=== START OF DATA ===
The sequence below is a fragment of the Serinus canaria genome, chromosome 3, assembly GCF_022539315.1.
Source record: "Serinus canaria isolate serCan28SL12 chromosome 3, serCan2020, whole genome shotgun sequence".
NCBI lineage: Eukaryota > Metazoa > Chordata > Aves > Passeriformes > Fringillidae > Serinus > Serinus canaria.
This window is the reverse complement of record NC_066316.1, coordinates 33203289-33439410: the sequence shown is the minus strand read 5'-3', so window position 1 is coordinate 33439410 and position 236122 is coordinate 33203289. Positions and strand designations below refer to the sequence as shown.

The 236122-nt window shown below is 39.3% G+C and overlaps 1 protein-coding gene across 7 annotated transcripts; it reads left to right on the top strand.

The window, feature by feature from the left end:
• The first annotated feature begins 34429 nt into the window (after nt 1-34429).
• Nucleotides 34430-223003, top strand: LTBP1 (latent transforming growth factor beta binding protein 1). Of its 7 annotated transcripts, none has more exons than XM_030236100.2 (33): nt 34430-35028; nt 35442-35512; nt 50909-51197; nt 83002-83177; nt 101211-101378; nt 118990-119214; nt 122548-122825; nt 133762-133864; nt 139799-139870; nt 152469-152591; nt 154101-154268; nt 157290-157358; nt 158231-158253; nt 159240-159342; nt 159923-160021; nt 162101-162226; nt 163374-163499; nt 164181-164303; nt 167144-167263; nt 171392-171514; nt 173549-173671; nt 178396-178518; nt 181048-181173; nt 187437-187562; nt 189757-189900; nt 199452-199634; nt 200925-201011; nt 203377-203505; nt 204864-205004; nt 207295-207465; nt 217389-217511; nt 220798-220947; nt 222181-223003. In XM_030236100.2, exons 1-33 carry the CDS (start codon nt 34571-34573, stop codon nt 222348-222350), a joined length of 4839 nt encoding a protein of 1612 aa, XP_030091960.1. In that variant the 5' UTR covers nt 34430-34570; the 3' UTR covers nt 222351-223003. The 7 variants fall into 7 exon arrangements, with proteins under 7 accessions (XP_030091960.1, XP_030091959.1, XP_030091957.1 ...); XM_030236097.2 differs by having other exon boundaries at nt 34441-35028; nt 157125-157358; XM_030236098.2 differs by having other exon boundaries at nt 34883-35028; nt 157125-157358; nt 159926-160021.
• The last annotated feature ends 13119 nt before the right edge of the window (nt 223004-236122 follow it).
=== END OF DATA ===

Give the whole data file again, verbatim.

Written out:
The sequence below is a fragment of the Serinus canaria genome, chromosome 3, assembly GCF_022539315.1.
Source record: "Serinus canaria isolate serCan28SL12 chromosome 3, serCan2020, whole genome shotgun sequence".
NCBI lineage: Eukaryota > Metazoa > Chordata > Aves > Passeriformes > Fringillidae > Serinus > Serinus canaria.
This window is the reverse complement of record NC_066316.1, coordinates 33203289-33439410: the sequence shown is the minus strand read 5'-3', so window position 1 is coordinate 33439410 and position 236122 is coordinate 33203289. Positions and strand designations below refer to the sequence as shown.

The 236122-nt window shown below is 39.3% G+C and overlaps 1 protein-coding gene across 7 annotated transcripts; it reads left to right on the top strand.

The window, feature by feature from the left end:
• The first annotated feature begins 34429 nt into the window (after nt 1-34429).
• Nucleotides 34430-223003, top strand: LTBP1 (latent transforming growth factor beta binding protein 1). Of its 7 annotated transcripts, none has more exons than XM_030236100.2 (33): nt 34430-35028; nt 35442-35512; nt 50909-51197; nt 83002-83177; nt 101211-101378; nt 118990-119214; nt 122548-122825; nt 133762-133864; nt 139799-139870; nt 152469-152591; nt 154101-154268; nt 157290-157358; nt 158231-158253; nt 159240-159342; nt 159923-160021; nt 162101-162226; nt 163374-163499; nt 164181-164303; nt 167144-167263; nt 171392-171514; nt 173549-173671; nt 178396-178518; nt 181048-181173; nt 187437-187562; nt 189757-189900; nt 199452-199634; nt 200925-201011; nt 203377-203505; nt 204864-205004; nt 207295-207465; nt 217389-217511; nt 220798-220947; nt 222181-223003. In XM_030236100.2, exons 1-33 carry the CDS (start codon nt 34571-34573, stop codon nt 222348-222350), a joined length of 4839 nt encoding a protein of 1612 aa, XP_030091960.1. In that variant the 5' UTR covers nt 34430-34570; the 3' UTR covers nt 222351-223003. The 7 variants fall into 7 exon arrangements, with proteins under 7 accessions (XP_030091960.1, XP_030091959.1, XP_030091957.1 ...); XM_030236097.2 differs by having other exon boundaries at nt 34441-35028; nt 157125-157358; XM_030236098.2 differs by having other exon boundaries at nt 34883-35028; nt 157125-157358; nt 159926-160021.
• The last annotated feature ends 13119 nt before the right edge of the window (nt 223004-236122 follow it).